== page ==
Perhaps our intuition was being guided by our ears, as the overtones we have are now very close to the harmonic tones C5 and E6. We have overshot somewhat but it looks like it would be pretty straightforward, by modifying the exact shape of our notch, to tune this bar C3 -- C5 -- E6. And in fact it is pretty straightforward, and this is now common practice on the lower octaves of marimba keyboards for all makers, corresponding to this:--


In manufacturers' blurb this is what is called triple-tuning.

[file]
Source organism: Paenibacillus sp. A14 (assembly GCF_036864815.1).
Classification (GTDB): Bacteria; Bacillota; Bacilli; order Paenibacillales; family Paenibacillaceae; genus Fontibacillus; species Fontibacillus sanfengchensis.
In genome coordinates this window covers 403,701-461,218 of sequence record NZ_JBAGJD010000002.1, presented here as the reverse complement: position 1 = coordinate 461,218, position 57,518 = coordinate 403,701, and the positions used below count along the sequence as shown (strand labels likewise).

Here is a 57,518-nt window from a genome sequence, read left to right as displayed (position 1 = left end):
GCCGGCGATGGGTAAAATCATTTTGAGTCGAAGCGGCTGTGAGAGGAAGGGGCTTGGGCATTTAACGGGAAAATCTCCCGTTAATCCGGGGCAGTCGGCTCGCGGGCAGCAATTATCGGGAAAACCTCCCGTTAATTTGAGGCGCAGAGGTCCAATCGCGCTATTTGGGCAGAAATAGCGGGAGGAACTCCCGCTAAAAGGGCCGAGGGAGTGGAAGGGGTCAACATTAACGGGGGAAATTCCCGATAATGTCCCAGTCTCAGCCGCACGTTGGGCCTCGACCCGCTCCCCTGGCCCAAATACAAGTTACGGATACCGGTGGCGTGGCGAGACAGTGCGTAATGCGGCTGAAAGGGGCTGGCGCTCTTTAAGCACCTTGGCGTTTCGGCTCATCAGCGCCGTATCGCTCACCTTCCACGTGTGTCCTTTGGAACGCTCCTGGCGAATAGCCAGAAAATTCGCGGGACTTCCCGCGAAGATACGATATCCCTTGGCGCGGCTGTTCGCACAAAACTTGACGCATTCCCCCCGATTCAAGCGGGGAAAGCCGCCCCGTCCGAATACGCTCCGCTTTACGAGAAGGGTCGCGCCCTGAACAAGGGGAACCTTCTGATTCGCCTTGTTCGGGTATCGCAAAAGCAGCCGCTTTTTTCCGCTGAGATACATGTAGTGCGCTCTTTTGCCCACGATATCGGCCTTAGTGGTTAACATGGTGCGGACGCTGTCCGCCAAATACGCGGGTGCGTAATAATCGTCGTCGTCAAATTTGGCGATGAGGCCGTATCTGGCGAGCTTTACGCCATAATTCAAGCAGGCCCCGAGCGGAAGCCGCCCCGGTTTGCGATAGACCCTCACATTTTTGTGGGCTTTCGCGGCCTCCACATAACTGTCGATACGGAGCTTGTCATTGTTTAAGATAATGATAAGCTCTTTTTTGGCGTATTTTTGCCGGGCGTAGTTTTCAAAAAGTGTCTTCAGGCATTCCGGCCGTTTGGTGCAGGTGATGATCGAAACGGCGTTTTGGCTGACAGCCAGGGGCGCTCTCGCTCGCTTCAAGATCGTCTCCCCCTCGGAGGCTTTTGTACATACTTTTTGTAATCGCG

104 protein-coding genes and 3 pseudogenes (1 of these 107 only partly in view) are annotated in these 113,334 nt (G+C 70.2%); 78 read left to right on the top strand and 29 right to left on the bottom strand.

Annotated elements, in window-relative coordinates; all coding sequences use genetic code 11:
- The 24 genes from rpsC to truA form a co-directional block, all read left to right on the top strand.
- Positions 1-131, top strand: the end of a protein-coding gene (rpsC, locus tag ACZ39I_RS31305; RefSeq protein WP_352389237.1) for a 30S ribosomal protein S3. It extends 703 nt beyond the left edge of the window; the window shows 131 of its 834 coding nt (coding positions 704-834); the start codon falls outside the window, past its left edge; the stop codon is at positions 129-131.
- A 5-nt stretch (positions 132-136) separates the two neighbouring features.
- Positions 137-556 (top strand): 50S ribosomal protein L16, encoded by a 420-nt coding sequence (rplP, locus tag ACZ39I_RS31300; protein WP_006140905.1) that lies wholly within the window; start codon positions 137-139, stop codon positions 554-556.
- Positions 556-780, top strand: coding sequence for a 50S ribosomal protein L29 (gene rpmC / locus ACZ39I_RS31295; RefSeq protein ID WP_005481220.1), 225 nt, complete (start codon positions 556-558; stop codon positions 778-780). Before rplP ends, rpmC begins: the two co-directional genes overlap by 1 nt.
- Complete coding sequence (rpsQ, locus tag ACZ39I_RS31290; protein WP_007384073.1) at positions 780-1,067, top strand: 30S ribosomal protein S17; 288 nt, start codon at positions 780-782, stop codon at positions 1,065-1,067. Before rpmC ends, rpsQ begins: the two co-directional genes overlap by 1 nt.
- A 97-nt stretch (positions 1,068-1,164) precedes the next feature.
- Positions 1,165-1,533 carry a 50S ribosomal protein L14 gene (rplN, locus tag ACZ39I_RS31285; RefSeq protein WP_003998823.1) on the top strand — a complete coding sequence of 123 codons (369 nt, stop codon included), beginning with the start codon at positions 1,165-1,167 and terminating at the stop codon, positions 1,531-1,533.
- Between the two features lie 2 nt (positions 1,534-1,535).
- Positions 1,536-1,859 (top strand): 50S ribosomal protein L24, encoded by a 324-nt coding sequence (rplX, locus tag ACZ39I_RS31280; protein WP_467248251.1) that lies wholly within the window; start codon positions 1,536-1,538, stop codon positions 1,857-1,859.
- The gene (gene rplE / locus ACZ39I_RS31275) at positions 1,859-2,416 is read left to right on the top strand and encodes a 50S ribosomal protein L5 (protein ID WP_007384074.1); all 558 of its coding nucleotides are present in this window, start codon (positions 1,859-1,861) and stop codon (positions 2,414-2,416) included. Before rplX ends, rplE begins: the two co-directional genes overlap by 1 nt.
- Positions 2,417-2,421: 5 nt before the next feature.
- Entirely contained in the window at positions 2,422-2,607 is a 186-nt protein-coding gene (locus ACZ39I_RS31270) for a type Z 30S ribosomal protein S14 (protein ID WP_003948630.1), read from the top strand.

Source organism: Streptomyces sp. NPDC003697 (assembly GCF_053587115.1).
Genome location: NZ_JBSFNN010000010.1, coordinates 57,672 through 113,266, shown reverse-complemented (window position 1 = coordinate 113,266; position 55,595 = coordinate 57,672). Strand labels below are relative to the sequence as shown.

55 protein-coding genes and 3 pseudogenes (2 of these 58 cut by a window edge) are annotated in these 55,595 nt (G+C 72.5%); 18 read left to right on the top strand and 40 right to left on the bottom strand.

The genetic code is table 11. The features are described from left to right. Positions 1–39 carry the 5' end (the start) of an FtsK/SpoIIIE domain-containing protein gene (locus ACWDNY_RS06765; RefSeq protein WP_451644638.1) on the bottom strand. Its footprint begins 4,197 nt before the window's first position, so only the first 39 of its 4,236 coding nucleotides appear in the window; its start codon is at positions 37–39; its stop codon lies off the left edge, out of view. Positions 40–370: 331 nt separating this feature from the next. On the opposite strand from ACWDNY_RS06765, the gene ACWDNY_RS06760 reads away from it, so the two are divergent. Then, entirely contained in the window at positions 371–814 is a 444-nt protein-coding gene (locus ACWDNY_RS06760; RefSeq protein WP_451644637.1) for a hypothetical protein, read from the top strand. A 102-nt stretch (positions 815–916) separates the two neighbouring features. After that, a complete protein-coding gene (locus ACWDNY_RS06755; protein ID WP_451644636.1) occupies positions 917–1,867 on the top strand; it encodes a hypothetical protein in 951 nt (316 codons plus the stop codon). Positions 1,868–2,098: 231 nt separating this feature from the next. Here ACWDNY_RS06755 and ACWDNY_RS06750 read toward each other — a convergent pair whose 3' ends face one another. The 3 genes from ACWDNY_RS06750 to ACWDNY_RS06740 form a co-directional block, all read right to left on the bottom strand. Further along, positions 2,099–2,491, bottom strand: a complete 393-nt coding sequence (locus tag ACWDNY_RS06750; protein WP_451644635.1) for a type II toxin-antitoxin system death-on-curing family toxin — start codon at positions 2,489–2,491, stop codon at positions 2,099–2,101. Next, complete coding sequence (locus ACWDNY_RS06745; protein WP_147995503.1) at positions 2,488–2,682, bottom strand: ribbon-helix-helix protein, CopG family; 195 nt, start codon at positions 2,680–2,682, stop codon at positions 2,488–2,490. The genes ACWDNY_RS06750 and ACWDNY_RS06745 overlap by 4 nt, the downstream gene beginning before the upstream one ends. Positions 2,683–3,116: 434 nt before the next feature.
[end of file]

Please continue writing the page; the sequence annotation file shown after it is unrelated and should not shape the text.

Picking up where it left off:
NB I have dropped the percentage locations of the antinodes and simply numbered them by the mode of vibration they belong to. When you remove mass from the middle of the bar, and change its length/pitch relationship, the locations of the nodes and antinodes also change -- they start to migrate towards the ends of the bar. There is presumably some mathematics that can tell us exactly where they should move to, but I haven't looked it up. In actual tuning practice, you can easily identify where the nodes of the fundamental mode are -- if you are holding the bar up in one hand and whacking it with a mallet held in the other hand, the bar will sound most resonant when your gripping fingers are at the nodal point. Working out roughly where the antinodes for modes 2 and 3 are is then not difficult.